Sorry Mr. Jackson, I am For Real


This morning at about 7:15, I woke up with a headache. I was a bit groggy when I looked at my iPod, which showed the following tweets coming from local über-conservative radio talk show host Dale Jackson:

  His tweet was in response to my saying:

 

 

Last night, I had seen a story about Morgan County schools moving employees to part-time because they couldn’t afford to insure them and they couldn’t afford to not insure them. That is what those tweets were about. I have a tendency to go rant online when I see a story that bugs me. This was one of those stories. Well, because I happened to use a hashtag that Mr. Jackson frequents, I got that tweet. My tired and dreary-eyed response?

And he responded, but I was about ready to go back to sleep at this point:

I just got around to responding to that, because, in all honesty, I don’t particularly like interacting with Mr. Jackson, so I tend to avoid doing so:

@TheDaleJackson If there was no Obamacare, part-time employees would probably be unable to get health insurance because they’d have pre-existing conditions or they would still have too little money to pay for proper coverage. If they are unable to afford health insurance on limited incomes, then there is a good chance that they have health problems that have been going untreated. Having a lack of health care coverage and having physical and mental health care problems tend to go hand-in-hand with being in a lower-income bracket.

I don’t think Obamacare is perfect, but I don’t think it’s the big-bad that many politicians make it out to be. I would prefer if it were a single-payer system or if our health care system were more affordable in general like what you’d find in other “developed” or “first world” nations. I think that the system has been broken for a long time and that the ACA, as is, is better than what we’ve had, but that it could be even better and that we as a society should try to improve upon it, rather than just dismiss it or overturn it outright.

BTW – My original tweet was about this story, where employees are facing a cut of their hours because Morgan County’s school system current insurer won’t cover certain people and the school system can’t afford the fine: http://whnt.com/2014/01/22/morgan-county-school-district-faces-health-care-coverage-dilemma/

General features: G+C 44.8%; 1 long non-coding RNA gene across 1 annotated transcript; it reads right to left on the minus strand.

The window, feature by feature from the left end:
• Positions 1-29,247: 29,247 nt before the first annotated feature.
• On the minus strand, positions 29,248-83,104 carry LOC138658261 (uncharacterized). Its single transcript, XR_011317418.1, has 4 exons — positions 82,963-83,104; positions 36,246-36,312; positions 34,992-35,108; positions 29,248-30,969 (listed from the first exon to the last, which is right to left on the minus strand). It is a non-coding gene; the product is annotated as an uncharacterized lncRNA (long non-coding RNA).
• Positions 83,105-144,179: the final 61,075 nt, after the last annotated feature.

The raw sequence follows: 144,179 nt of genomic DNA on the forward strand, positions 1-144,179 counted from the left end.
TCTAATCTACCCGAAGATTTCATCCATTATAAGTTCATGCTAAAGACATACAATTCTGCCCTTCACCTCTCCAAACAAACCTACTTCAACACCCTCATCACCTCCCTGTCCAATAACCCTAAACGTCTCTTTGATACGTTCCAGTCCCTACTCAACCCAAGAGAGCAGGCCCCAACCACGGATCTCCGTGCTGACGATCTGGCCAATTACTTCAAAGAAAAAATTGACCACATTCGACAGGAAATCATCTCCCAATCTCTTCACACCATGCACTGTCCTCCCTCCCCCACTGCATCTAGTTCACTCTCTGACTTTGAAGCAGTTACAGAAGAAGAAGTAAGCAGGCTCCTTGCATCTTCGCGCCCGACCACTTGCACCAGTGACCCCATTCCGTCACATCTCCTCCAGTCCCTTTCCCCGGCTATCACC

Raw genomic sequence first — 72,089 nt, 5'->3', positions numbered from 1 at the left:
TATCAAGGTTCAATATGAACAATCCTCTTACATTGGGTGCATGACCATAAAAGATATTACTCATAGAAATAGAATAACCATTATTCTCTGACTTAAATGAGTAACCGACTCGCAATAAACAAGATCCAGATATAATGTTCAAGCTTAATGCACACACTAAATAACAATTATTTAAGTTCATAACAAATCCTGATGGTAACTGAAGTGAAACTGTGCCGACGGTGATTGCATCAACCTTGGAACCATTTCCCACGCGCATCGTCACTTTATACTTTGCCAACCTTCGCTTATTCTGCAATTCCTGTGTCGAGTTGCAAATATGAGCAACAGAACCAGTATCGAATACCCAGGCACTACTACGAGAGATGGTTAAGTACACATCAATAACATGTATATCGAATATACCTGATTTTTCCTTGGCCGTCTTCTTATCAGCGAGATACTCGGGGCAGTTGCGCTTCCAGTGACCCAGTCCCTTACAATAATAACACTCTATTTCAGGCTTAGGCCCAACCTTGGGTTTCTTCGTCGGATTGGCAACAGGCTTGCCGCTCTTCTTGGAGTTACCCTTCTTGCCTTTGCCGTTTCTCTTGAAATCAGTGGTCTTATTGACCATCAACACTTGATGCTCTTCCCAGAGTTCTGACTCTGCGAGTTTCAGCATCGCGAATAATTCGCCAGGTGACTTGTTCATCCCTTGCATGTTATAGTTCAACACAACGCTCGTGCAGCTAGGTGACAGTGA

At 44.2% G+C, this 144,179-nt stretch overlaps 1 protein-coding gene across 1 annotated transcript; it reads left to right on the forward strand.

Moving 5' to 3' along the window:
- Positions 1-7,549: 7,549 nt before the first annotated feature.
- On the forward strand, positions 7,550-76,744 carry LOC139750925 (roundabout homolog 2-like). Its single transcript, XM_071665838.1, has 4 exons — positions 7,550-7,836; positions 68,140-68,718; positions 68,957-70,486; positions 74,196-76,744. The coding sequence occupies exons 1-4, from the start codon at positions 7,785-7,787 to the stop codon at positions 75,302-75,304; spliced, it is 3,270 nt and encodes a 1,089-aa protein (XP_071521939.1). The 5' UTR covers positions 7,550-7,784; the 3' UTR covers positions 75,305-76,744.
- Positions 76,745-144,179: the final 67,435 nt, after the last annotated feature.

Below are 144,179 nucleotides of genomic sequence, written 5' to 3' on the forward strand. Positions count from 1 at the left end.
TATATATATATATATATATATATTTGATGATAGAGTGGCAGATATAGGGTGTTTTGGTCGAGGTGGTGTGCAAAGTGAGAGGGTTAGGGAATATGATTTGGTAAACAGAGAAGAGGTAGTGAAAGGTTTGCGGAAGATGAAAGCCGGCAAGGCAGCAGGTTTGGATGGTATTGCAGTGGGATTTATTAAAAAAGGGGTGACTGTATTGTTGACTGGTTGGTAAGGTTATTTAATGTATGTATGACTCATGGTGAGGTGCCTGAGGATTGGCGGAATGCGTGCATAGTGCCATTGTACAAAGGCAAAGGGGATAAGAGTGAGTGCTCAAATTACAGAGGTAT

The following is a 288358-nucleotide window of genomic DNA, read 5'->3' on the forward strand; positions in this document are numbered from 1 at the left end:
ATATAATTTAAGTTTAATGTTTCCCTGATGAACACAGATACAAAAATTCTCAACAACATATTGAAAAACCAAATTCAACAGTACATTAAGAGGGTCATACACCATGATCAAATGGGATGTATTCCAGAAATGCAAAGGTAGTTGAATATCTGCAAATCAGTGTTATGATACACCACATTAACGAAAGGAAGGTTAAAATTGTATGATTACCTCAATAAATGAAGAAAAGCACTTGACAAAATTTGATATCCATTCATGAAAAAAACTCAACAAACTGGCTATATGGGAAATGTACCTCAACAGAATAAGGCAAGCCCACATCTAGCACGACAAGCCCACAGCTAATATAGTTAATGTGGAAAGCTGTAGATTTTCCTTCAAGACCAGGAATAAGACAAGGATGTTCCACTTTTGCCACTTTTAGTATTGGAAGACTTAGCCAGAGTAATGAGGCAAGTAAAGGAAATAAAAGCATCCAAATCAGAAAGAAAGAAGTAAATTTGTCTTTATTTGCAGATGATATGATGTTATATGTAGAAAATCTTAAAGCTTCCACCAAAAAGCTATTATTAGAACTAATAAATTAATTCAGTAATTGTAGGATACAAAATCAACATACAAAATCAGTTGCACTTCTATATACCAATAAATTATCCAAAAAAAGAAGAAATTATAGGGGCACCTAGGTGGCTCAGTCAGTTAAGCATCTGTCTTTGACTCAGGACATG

Now, I’m hopeful that my response will be enough that he won’t respond because, as I mentioned, I really don’t like interacting with this man.1 I also don’t generally like to interact with some of the people who follow him; they tend to send me messages like the one below at the same time that he sends his and I end up feeling very skeezed out.

I do find the story from Morgan County to be off-putting. A school system lacking the proper funds to take care of benefits for its employees is bad, especially when you realize that Alabama already has the worst schools in the country and that money is regularly diverted from education to other things. Education here has been put on the back burner so many times that it never surprises me that Alabamians are considered to be stupid by people from other states and from other countries.

There is a major problem in our society if we’re not spending enough on educating our young people and if we’re not spending enough money on providing their educators with health care coverage. There is a major problem when we cut hours of those employees so that we don’t have to provide them with coverage and so we don’t pay penalties for not covering them. I know that it’s easy to pass the blame on to the Affordable Care Act, but, let’s face it, the school system wouldn’t have had the money to cover its employees’ needs anyway and that is not the kind of system that we should support.

And in the time it’s taken for me to write this, he’s made more tweets:

I don’t think he bothered reading the other tweet. Not surprising. It’s probably easier to be outraged if you ignore the part of the argument that you don’t want to talk about.


  1. He’s sent rude tweets, like one mentioned here


About Janet Morris

I'm from Huntsville, Alabama. I've got as many college credits as a doctorate candidate, and the GPA of some of them, too. I have a boss by the name of Amy Pond. She's a dachshund. My parents both grew up in Alabama.